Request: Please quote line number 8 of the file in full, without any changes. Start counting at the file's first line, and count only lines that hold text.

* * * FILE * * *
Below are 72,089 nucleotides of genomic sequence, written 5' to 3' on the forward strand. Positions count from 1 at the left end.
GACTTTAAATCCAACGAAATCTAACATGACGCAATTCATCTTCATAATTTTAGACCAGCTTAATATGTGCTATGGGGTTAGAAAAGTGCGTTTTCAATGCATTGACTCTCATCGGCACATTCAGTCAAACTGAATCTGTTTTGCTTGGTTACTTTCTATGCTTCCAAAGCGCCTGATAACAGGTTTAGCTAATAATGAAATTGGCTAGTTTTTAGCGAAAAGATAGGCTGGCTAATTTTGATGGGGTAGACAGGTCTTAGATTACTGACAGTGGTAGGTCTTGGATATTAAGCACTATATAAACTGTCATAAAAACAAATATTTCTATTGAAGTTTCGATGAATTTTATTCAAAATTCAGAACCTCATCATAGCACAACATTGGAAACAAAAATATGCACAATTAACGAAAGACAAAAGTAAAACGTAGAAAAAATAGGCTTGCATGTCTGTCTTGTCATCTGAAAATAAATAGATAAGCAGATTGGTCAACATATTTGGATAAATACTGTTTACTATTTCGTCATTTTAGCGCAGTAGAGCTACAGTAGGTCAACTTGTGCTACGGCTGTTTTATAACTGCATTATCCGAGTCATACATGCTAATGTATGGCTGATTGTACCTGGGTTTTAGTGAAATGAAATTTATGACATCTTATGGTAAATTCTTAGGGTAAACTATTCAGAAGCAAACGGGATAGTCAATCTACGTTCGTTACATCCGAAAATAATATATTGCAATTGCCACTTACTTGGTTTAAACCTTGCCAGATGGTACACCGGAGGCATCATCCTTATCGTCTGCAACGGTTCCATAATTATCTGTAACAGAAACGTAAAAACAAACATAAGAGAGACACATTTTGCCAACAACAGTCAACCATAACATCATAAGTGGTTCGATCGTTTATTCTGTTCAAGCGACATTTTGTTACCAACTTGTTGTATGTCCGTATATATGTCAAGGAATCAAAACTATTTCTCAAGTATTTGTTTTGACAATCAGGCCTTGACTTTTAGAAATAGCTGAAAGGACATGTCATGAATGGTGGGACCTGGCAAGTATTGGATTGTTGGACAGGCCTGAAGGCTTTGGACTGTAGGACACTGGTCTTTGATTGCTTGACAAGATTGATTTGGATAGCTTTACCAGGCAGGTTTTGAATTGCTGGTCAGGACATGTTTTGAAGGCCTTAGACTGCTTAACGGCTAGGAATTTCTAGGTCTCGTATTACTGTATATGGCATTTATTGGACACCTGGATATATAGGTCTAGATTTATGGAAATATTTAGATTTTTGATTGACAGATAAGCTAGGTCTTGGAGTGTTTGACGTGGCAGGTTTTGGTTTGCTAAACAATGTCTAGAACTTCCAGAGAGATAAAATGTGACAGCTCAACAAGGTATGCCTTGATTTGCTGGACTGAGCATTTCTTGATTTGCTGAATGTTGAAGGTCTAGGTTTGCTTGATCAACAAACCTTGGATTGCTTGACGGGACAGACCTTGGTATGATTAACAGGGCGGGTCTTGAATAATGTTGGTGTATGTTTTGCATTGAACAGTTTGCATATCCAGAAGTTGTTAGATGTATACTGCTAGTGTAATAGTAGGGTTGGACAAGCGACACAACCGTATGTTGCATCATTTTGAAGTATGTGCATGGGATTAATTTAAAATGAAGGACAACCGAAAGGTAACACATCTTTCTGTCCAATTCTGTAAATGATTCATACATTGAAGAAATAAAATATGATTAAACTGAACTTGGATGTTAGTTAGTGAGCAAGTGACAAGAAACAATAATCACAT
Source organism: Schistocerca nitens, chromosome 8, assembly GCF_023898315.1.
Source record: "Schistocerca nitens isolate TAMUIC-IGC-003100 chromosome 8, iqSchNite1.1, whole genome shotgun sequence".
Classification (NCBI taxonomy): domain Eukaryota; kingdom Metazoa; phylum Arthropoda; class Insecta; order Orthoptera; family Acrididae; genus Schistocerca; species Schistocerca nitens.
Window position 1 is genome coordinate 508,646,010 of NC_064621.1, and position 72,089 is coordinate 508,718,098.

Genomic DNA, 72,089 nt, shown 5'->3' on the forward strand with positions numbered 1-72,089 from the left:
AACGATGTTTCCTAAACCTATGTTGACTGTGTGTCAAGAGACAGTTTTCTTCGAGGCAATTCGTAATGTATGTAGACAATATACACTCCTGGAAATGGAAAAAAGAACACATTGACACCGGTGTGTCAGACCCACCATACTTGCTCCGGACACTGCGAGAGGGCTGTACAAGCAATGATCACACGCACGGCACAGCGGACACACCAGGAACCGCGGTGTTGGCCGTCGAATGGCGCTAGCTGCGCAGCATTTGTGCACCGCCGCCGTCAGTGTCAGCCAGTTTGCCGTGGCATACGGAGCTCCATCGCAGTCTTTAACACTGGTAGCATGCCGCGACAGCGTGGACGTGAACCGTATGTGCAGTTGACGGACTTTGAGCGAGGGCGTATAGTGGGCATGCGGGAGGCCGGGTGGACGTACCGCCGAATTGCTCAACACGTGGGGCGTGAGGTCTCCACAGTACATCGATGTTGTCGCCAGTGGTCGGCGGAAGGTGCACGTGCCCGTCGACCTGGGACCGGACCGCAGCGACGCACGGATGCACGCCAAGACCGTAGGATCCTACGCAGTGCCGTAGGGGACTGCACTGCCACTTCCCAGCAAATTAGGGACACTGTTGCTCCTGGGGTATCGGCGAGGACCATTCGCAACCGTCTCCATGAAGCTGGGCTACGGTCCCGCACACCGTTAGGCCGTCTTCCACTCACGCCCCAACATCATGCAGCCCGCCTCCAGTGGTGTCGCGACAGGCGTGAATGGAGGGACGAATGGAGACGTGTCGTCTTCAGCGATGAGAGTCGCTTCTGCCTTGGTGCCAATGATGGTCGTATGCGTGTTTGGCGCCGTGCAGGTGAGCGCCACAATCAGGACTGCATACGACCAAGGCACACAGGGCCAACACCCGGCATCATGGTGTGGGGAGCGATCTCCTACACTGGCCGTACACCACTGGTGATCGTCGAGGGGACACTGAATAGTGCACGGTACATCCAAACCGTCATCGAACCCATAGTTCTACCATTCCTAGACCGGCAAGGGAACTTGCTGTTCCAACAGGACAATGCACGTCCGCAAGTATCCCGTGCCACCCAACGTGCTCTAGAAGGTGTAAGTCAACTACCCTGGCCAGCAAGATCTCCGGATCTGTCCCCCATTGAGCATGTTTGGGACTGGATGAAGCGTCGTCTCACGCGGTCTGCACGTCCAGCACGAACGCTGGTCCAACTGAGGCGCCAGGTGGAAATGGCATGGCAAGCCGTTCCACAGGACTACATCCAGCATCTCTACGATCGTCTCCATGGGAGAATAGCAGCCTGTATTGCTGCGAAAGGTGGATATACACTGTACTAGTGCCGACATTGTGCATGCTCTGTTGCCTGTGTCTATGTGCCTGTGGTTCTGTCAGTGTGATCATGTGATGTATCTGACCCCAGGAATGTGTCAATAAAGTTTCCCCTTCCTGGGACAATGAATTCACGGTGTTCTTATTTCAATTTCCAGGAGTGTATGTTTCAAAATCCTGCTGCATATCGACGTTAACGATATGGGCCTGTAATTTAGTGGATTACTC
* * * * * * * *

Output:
AACGATGTTTCCTAAACCTATGTTGACTGTGTGTCAAGAGACAGTTTTCTTCGAGGCAATTCGTAATGTATGTAGACAATATACACTCCTGGAAATGGAAAAAAGAACACATTGACACCGGTGTGTCAGACCCACCATACTTGCTCCGGACACTGCGAGAGGGCTGTACAAGCAATGATCACACGCACGGCACAGCGGACACACCAGGAACCGCGGTGTTGGCCGTCGAATGGCGCTAGCTGCGCAGCATTTGTGCACCGCCGCCGTCAGTGTCAGCCAGTTTGCCGTGGCATACGGAGCTCCATCGCAGTCTTTAACACTGGTAGCATGCCGCGACAGCGTGGACGTGAACCGTATGTGCAGTTGACGGACTTTGAGCGAGGGCGTATAGTGGGCATGCGGGAGGCCGGGTGGACGTACCGCCGAATTGCTCAACACGTGGGGCGTGAGGTCTCCACAGTACATCGATGTTGTCGCCAGTGGTCGGCGGAAGGTGCACGTGCCCGTCGACCTGGGACCGGACCGCAGCGACGCACGGATGCACGCCAAGACCGTAGGATCCTACGCAGTGCCGTAGGGGACTGCACTGCCACTTCCCAGCAAATTAGGGACACTGTTGCTCCTGGGGTATCGGCGAGGACCATTCGCAACCGTCTCCATGAAGCTGGGCTACGGTCCCGCACACCGTTAGGCCGTCTTCCACTCACGCCCCAACATCATGCAGCCCGCCTCCAGTGGTGTCGCGACAGGCGTGAATGGAGGGACGAATGGAGACGTGTCGTCTTCAGCGATGAGAGTCGCTTCTGCCTTGGTGCCAATGATGGTCGTATGCGTGTTTGGCGCCGTGCAGGTGAGCGCCACAATCAGGACTGCATACGACCAAGGCACACAGGGCCAACACCCGGCATCATGGTGTGGGGAGCGATCTCCTACACTGGCCGTACACCACTGGTGATCGTCGAGGGGACACTGAATAGTGCACGGTACATCCAAACCGTCATCGAACCCATAGTTCTACCATTCCTAGACCGGCAAGGGAACTTGCTGTTCCAACAGGACAATGCACGTCCGCAAGTATCCCGTGCCACCCAACGTGCTCTAGAAGGTGTAAGTCAACTACCCTGGCCAGCAAGATCTCCGGATCTGTCCCCCATTGAGCATGTTTGGGACTGGATGAAGCGTCGTCTCACGCGGTCTGCACGTCCAGCACGAACGCTGGTCCAACTGAGGCGCCAGGTGGAAATGGCATGGCAAGCCGTTCCACAGGACTACATCCAGCATCTCTACGATCGTCTCCATGGGAGAATAGCAGCCTGTATTGCTGCGAAAGGTGGATATACACTGTACTAGTGCCGACATTGTGCATGCTCTGTTGCCTGTGTCTATGTGCCTGTGGTTCTGTCAGTGTGATCATGTGATGTATCTGACCCCAGGAATGTGTCAATAAAGTTTCCCCTTCCTGGGACAATGAATTCACGGTGTTCTTATTTCAATTTCCAGGAGTGTATGTTTCAAAATCCTGCTGCATATCGACGTTAACGATATGGGCCTGTAATTTAGTGGATTACTC